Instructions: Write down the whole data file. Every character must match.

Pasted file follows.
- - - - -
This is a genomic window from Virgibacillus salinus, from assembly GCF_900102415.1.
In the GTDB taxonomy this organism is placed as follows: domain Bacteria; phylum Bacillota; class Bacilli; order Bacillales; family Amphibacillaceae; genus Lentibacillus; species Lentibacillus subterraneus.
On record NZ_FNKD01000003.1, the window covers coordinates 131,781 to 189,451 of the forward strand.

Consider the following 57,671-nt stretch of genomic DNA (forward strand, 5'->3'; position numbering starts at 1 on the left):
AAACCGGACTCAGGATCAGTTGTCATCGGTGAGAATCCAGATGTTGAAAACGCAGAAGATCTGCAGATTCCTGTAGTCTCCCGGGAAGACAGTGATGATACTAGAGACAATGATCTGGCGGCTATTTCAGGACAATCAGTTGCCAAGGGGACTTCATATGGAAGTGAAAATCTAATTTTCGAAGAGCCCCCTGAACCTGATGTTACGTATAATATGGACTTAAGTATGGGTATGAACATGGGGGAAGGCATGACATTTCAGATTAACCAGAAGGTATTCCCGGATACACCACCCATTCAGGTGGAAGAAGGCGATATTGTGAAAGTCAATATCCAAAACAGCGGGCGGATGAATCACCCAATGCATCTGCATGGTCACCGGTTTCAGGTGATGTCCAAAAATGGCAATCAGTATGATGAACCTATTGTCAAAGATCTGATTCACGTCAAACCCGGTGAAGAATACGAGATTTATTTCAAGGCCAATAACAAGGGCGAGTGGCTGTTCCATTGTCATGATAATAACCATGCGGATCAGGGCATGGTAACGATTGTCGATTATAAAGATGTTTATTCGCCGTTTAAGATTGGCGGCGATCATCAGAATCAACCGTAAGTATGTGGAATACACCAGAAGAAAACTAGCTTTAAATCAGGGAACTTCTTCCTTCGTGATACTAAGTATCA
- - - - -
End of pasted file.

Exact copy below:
This is a genomic window from Virgibacillus salinus, from assembly GCF_900102415.1.
In the GTDB taxonomy this organism is placed as follows: domain Bacteria; phylum Bacillota; class Bacilli; order Bacillales; family Amphibacillaceae; genus Lentibacillus; species Lentibacillus subterraneus.
On record NZ_FNKD01000003.1, the window covers coordinates 131,781 to 189,451 of the forward strand.

Consider the following 57,671-nt stretch of genomic DNA (forward strand, 5'->3'; position numbering starts at 1 on the left):
AAACCGGACTCAGGATCAGTTGTCATCGGTGAGAATCCAGATGTTGAAAACGCAGAAGATCTGCAGATTCCTGTAGTCTCCCGGGAAGACAGTGATGATACTAGAGACAATGATCTGGCGGCTATTTCAGGACAATCAGTTGCCAAGGGGACTTCATATGGAAGTGAAAATCTAATTTTCGAAGAGCCCCCTGAACCTGATGTTACGTATAATATGGACTTAAGTATGGGTATGAACATGGGGGAAGGCATGACATTTCAGATTAACCAGAAGGTATTCCCGGATACACCACCCATTCAGGTGGAAGAAGGCGATATTGTGAAAGTCAATATCCAAAACAGCGGGCGGATGAATCACCCAATGCATCTGCATGGTCACCGGTTTCAGGTGATGTCCAAAAATGGCAATCAGTATGATGAACCTATTGTCAAAGATCTGATTCACGTCAAACCCGGTGAAGAATACGAGATTTATTTCAAGGCCAATAACAAGGGCGAGTGGCTGTTCCATTGTCATGATAATAACCATGCGGATCAGGGCATGGTAACGATTGTCGATTATAAAGATGTTTATTCGCCGTTTAAGATTGGCGGCGATCATCAGAATCAACCGTAAGTATGTGGAATACACCAGAAGAAAACTAGCTTTAAATCAGGGAACTTCTTCCTTCGTGATACTAAGTATCA